Stop blaming Marion Cotillard for Brangelina’s breakup — it’s not her fault

On Tuesday, breaking hearts and the internet alike, Brangelina announced their divorce. Considering their 12 years and six children together, you’d think society would treat Brad Pitt and Angelina Jolie’s split with just a little more respect and maturity than it does every other Hollywood breakup, but of course, you’d be wrong. Tabloids like Page Six are already pushing their usual, anonymously sourced “other woman” stories, and their victim this time around is French actress and co-star in Pitt’s upcoming movie Allied, Marion Cotillard. In the midst of frenzied internet memes screaming “karma” and wild debate about something that really isn’t our business, anyway, it’s important to get one thing straight: blaming Cotillard for breaking up Brangelina isn’t just ignorant, it’s undeniably sexist.

For one thing, Page Six’s now widely-cited report on Jolie hiring a private investigator and discovering Pitt and Cotillard’s supposed “affair,” could be possible — frankly, isn’t everything? — but considering how widely refuted it is, I’d think twice about trusting all of these anonymous sources. But obviously, the apparent similarities between the start of Pitt and Jolie’s and the very alleged start of Pitt and Cotillard’s relationship already have just about all of the annoying fucks on Twitter crying karma.

Pitt and Jolie met working as co-stars in a spy movie (Mr. and Mrs. Smith), themselves; Pitt was married to Jennifer Aniston at the time (hence all of the memes related to her dominating your newsfeeds). While it remains hotly debated whether or not Pitt and Jolie began their relationship while Pitt and Aniston were still married, of course, society took the “other woman” narrative and ran with it — just like it’s doing right now. It’s always been not only the easiest, laziest, and most simplified explanation for every breakup, but ultimately, the best way to absolve men of blame for any choices they may or may not have made and pin all of it on that one goddamn homewrecker.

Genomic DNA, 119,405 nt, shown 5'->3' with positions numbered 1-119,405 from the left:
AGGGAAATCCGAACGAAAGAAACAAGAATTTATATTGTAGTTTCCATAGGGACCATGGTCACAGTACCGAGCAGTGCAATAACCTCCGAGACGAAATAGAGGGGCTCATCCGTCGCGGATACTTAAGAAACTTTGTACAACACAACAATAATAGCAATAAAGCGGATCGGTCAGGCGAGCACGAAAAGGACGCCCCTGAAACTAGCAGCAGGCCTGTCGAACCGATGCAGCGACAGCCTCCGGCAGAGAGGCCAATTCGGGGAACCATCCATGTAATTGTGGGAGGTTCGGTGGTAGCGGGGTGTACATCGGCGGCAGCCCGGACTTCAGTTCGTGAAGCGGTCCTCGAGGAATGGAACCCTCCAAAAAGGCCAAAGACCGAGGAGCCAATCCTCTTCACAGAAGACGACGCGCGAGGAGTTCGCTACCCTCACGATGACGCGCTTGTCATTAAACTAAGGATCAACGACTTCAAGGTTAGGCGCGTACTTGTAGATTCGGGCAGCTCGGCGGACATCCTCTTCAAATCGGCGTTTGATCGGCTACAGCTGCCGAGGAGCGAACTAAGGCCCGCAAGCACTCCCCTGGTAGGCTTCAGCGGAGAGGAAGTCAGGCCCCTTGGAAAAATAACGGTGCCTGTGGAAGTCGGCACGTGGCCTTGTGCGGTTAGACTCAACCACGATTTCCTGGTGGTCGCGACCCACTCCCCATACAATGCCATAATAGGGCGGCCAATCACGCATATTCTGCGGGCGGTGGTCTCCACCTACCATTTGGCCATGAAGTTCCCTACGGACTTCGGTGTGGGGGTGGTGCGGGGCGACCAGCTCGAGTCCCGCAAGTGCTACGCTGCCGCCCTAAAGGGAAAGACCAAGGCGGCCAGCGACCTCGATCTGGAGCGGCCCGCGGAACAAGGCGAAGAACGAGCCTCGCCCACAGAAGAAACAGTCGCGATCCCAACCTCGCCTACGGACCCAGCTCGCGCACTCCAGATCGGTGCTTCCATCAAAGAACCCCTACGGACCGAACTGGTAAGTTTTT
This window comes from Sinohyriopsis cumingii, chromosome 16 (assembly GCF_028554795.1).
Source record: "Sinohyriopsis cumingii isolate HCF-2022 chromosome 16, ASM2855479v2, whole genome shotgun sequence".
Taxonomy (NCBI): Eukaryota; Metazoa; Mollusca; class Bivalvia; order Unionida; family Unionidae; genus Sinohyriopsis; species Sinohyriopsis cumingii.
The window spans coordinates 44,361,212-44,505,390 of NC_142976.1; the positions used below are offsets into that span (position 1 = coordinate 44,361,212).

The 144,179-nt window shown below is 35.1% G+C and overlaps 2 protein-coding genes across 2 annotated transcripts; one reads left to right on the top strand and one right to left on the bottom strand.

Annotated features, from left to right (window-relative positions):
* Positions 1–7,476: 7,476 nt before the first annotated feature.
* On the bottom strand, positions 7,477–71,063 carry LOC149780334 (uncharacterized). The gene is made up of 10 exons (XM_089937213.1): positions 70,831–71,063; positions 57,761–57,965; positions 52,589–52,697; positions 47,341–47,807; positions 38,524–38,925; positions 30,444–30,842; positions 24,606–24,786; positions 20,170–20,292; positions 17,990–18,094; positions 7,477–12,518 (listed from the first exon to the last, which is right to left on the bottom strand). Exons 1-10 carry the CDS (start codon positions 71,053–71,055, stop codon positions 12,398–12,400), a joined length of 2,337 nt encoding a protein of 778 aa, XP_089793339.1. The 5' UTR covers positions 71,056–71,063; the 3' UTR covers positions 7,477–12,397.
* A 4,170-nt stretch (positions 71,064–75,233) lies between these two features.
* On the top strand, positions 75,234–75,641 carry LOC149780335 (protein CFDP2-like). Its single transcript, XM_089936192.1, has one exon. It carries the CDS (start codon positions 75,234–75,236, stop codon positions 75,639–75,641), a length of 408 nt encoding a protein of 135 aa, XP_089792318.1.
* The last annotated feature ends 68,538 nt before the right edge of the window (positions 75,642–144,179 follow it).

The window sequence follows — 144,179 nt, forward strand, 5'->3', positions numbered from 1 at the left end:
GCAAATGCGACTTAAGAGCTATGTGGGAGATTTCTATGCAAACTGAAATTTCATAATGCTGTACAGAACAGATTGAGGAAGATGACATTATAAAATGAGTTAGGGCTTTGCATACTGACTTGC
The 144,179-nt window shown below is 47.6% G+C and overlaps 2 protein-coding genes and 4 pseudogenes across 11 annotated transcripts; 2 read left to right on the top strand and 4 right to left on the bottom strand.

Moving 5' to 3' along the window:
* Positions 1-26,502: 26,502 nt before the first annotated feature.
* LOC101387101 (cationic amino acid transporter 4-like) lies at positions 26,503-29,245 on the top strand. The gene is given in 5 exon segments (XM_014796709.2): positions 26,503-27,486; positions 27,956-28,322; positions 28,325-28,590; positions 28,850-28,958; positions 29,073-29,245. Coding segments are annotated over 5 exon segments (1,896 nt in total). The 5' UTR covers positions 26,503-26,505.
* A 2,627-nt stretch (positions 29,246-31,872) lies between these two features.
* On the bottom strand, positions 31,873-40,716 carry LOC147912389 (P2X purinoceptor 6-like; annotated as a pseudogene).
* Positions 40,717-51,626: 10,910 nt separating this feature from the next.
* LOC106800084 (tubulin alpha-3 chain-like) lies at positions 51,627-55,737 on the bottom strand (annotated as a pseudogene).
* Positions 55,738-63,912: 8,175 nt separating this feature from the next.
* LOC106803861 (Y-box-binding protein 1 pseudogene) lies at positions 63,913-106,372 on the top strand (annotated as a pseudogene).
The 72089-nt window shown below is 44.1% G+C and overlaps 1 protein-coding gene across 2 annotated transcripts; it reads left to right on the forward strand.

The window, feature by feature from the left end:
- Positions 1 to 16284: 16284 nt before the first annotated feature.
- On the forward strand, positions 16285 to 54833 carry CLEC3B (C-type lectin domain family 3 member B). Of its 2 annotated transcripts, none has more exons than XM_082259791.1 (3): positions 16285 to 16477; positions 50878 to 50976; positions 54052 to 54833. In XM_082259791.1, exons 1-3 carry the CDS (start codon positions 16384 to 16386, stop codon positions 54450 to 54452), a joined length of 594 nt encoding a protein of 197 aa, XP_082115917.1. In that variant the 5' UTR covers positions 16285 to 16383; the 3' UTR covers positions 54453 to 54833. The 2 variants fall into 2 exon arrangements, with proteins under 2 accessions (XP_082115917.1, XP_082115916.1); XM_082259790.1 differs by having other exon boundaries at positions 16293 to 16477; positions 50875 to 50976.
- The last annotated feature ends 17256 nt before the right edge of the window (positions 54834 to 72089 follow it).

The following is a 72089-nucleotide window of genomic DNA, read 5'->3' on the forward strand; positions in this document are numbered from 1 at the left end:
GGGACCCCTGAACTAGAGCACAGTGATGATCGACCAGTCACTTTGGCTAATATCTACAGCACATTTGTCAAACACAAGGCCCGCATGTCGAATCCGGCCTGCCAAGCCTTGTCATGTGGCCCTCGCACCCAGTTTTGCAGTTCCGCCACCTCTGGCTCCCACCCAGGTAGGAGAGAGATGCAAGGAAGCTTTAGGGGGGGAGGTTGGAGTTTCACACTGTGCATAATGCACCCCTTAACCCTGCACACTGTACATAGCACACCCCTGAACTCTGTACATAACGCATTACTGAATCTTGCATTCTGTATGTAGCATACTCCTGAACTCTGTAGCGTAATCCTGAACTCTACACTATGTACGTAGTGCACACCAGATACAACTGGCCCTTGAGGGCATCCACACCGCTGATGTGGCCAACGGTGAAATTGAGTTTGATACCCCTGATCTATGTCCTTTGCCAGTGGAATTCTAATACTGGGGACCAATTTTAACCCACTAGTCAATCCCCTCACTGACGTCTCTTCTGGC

The most the couple has divulged about their split comes from a generic statement from Jolie’s lawyer Robert Offer: “This decision was made for the health of the family. She will not be commenting, and asks that the family be given its privacy at this time.”

Similarly, Geyer Kosinski, Jolie’s longtime manager, told E! News in a statement Tuesday: “Angelina will always do what’s in the best interest of taking care of her family. She appreciates everyone’s understanding of their need for privacy at this time.”

I don’t imagine that even if Jolie did hire a private investigator and find out her husband was, indeed, having an affair with his co-star, she would bring this up outright, but “for the health of the family” could refer to really any number of things.

That being said, there exists no clear evidence that neither Jolie and Pitt nor Cotillard and Pitt had affairs, nor any logical reason to blame Jolie as the direct cause of Pitt and Aniston’s divorce, as there is no logical reason to blame Cotillard, today. Hollywood breakups are really just like all breakups: even if there is another person involved, breakups are always due to a variety of problems in the relationship itself.

And alas, tying back to that whole sexism thing, even if (and it’s a huge if) Cotillard and Pitt were found to be having an affair, it’s the 21st century and “the other woman” shouldn’t be solely held responsible for what two grown adults have equally chosen to do, together.

As for how any of this relates even a little to “karma,” there was no proof Jolie and Pitt began their affair during his marriage, nor any reason to believe it was the sole cause for his divorce from Aniston. Today, there’s no real evidence Pitt and Cotillard are anything but co-stars. I can understand the human inclination toward a juicy, scandalous, dramatically ironic story, but the two were together for 12 years and taught a whole generation about love. Let’s give everyone involved (or not involved) a break and refrain from jumping to wild, sexist conclusions, shall we?